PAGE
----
Monday, 1 June 2009

HHCC vs Ley Hill

So after the glories of last Sunday, I came crashing back to earth on another beautiful sunny day in leafy Bucks. Such is the nature of the fickle art of leg-spin: one week you feel like Shane Warne, landing every ball pretty much where you want it, and turning it square. And the next, it seems as if you’ve never bowled before in your life – the ball seems to weigh a tonne, it sticks in the hand, and your action goes to pieces.

Anyway, enough of my travails. What about the rest of the match? Well, as usual Hyde Heath fielded first, and with a depleted bowling attack (why do our frontline bowlers never turn up?) we dished up a load of old drivel. Ley Hill’s almost shotless openers somehow managed to rack up a hefty (but tedious) hundred partnership (helped no end by around 28 wides). Luke Brennan came back with a good second spell, bowling with pace and better control, and Jez picked up two wickets in his last over, one courtesy of a brilliant running catch by Henry Capper on the long on boundary.

So at tea, we were set 208 to win the match. Given the belting track and our strong batting line-up, it looked like a stiff ask, but by no means impossible. We needed a good start. And we didn’t get it. Ley Hill’s 17 year-old quick rattled through our top order with pace and bounce. Capper went in the first over, popping a catch to mid on; Shrimpton miscued a pull to mid off, 2 balls after one of the most sumptuous lofted cover drives you could wish to see. Then Dom Haddock was bowled by a slower ball yorker, and Will Reynolds had his off stump pegged back first ball.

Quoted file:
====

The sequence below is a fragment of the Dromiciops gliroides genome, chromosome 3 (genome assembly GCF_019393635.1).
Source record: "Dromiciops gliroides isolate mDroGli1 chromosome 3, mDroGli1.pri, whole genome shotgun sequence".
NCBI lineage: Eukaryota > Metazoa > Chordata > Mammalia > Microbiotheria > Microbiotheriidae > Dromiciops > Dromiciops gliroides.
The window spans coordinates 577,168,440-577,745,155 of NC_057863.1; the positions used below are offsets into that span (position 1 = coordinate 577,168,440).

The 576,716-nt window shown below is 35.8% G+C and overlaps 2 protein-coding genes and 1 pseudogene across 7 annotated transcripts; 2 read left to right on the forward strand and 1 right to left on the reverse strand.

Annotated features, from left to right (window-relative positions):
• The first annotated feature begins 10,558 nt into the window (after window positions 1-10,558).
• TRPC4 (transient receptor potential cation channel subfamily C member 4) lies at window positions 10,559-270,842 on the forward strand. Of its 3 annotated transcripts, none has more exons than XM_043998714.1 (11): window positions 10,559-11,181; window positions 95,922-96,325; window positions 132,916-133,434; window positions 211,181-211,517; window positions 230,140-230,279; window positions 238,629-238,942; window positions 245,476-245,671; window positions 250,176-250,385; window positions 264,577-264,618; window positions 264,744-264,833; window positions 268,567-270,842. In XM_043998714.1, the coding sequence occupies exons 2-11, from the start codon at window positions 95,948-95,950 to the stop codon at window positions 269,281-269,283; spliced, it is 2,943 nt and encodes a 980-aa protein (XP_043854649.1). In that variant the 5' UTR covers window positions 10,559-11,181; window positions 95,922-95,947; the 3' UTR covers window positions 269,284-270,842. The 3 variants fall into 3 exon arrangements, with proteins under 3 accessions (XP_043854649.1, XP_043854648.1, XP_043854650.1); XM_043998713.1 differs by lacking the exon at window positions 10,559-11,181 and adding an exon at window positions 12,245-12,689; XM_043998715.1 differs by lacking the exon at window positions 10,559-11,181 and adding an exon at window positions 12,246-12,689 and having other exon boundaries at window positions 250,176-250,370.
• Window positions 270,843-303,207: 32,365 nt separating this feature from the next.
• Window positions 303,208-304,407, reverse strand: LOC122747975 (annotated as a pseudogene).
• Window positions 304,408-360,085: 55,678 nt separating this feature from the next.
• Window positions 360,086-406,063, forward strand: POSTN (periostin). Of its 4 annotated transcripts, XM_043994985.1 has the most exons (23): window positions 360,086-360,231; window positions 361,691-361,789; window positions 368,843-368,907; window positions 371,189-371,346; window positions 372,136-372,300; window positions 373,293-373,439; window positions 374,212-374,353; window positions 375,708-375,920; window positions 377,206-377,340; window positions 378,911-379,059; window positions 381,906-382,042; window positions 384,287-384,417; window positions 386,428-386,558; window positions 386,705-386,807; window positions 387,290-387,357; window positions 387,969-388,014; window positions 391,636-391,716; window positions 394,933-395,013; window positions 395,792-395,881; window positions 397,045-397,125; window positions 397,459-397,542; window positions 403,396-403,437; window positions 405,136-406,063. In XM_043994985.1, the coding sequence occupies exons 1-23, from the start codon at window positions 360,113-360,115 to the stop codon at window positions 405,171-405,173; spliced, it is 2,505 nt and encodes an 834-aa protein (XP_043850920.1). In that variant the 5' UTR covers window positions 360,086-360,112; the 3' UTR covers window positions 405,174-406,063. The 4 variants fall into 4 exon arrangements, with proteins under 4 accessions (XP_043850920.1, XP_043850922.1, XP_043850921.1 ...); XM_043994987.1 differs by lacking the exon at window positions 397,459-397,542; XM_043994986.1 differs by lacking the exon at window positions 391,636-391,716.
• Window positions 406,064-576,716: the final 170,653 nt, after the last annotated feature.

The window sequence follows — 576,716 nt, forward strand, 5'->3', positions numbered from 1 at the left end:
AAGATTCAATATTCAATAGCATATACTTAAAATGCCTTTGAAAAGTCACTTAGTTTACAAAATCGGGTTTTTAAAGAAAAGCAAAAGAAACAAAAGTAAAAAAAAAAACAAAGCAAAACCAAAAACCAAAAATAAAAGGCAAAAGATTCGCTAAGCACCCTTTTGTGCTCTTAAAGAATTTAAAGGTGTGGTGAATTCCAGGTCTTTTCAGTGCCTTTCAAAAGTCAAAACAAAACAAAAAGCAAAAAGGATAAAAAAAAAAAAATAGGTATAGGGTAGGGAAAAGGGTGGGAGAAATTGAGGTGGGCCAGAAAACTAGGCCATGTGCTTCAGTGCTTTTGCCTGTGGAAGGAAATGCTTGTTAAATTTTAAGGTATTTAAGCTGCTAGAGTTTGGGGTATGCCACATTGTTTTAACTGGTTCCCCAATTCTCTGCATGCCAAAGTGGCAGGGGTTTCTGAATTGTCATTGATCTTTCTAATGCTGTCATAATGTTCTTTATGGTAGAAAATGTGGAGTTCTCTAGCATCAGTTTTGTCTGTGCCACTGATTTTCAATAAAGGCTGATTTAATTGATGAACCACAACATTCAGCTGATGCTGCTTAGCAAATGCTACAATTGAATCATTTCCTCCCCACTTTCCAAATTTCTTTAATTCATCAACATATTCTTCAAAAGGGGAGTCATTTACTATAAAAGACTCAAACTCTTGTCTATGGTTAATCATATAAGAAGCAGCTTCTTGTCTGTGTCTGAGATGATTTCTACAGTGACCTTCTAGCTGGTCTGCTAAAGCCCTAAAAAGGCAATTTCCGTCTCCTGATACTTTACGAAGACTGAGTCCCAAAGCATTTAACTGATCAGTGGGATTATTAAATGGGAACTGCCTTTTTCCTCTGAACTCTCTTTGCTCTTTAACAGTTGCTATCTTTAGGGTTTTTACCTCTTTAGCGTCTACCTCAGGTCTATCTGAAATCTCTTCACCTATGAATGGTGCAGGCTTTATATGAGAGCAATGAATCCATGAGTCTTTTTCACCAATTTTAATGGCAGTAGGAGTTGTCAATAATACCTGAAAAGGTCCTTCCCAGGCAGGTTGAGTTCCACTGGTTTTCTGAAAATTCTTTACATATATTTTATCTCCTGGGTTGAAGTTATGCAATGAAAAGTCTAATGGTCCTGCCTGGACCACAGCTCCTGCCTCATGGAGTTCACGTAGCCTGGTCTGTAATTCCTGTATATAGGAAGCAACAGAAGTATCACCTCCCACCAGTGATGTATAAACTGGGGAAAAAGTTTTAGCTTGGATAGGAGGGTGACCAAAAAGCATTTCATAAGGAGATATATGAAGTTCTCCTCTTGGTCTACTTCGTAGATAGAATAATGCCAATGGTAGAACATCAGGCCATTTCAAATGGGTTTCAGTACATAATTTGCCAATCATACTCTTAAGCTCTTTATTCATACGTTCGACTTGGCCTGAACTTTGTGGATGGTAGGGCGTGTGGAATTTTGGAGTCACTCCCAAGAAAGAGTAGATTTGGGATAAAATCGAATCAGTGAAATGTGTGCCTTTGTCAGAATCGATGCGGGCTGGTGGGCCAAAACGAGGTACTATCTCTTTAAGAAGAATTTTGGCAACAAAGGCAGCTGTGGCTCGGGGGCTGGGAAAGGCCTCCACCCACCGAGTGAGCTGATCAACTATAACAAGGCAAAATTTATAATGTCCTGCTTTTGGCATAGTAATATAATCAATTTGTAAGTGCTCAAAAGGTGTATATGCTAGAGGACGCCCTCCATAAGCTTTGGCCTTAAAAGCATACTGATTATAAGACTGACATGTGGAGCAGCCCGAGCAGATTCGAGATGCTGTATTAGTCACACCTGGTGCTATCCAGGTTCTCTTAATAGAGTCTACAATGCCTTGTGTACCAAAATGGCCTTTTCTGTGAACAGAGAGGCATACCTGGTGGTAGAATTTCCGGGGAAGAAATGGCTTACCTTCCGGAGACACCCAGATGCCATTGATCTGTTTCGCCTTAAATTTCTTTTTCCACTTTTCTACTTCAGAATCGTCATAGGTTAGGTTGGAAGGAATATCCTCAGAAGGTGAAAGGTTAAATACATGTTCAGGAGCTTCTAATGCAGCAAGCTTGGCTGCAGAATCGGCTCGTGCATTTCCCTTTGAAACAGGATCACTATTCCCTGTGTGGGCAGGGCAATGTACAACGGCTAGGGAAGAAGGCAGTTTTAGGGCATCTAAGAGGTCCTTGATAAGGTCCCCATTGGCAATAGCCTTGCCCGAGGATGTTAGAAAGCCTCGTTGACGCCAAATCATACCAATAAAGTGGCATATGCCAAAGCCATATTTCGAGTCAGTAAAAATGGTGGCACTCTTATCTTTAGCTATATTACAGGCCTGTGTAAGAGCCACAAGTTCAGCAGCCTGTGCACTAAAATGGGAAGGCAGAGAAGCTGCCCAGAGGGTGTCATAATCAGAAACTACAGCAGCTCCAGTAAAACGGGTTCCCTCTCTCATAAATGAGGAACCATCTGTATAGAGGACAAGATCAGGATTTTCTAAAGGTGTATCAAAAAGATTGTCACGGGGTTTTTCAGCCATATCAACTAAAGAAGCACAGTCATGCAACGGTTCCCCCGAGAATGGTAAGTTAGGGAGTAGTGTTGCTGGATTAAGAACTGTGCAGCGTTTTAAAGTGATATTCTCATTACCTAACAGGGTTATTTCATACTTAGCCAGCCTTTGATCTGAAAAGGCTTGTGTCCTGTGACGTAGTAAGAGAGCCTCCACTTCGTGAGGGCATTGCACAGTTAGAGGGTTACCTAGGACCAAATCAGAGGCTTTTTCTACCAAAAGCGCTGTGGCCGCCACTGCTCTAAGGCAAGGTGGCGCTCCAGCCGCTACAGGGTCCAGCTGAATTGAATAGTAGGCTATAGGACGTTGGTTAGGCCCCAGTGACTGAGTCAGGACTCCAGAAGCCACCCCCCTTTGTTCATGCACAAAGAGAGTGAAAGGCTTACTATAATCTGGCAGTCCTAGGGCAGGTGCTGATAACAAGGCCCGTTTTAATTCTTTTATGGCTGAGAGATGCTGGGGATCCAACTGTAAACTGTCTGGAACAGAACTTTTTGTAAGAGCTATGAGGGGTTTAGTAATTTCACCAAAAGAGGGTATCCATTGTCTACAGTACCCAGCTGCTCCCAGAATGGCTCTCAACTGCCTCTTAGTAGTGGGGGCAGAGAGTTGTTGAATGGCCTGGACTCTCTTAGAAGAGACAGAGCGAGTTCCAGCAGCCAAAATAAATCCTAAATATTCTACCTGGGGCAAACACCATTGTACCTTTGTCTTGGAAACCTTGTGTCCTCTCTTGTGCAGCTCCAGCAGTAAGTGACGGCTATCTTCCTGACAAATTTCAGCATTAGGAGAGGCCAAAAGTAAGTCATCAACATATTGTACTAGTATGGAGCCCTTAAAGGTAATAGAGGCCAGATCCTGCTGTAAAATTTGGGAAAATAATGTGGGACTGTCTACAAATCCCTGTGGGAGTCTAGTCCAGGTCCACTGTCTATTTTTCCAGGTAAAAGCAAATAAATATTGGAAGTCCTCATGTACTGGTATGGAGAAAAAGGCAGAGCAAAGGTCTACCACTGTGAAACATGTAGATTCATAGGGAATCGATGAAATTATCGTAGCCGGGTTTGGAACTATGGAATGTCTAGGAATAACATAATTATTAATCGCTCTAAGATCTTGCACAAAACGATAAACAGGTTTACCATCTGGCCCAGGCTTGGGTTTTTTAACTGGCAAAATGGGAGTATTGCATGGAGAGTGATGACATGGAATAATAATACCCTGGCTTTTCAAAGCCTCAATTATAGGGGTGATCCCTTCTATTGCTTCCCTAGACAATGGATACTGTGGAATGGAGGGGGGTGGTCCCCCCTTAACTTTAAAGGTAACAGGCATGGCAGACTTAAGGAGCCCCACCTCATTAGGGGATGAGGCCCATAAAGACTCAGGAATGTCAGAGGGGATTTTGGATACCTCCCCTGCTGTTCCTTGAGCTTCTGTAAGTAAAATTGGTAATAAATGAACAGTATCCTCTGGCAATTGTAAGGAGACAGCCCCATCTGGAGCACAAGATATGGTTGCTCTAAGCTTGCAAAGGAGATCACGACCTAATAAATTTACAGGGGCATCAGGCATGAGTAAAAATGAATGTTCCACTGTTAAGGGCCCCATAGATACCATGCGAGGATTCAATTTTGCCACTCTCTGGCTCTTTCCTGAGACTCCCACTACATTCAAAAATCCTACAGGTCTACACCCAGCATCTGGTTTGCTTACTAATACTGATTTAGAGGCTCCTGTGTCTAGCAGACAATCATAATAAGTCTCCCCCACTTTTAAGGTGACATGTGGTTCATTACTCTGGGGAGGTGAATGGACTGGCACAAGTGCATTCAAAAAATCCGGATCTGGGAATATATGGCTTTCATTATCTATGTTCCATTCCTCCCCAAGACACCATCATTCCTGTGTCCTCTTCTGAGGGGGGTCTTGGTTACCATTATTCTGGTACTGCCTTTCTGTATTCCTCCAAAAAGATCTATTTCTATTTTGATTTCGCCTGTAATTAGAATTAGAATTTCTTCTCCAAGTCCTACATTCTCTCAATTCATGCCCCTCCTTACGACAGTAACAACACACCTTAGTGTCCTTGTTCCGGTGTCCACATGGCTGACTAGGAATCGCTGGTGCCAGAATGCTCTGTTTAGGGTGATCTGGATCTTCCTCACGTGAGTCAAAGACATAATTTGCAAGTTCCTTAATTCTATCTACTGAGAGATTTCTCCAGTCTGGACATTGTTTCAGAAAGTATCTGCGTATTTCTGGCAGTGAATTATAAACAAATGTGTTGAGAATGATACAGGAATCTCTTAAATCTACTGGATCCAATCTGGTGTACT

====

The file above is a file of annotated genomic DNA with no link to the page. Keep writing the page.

Fortunately, just as we were staring down the barrel of an ignominious first loss of the season, their quickie who had taken all four wickets was taken off – something to do with young players only allowed to bowl six over spells I think. Our experienced middle-order pairing of Tim Barnsley and Simon Napier-Munn took full toll. Barnsley made 44 and Napes 68 – the highest score of his career. He started off in calm and orthodox fashion, but as the required rate rose to around 10 an over, the cross-batted shots became more frequent. Everything seemed to come out of the middle though, and 10 an over was hardly a problem. At one stage it looked like we might be able to chase the target down.

Unfortunately the loss of these two experienced players put the brakes on. I came out with 30 required from 3, but the return of the opening bowler dried up the run-rate. We finished 190 for 7 and the match was drawn. On a hot day, it was a tame end to a good game, but with most of our bowling attack missing, I think we did well to challenge against a strong Ley Hill outfit.


  1. You can't be coy about your figures when they were pretty much the title of your last post..

  2. oh yes i can. I didn't actually look at them to be honest...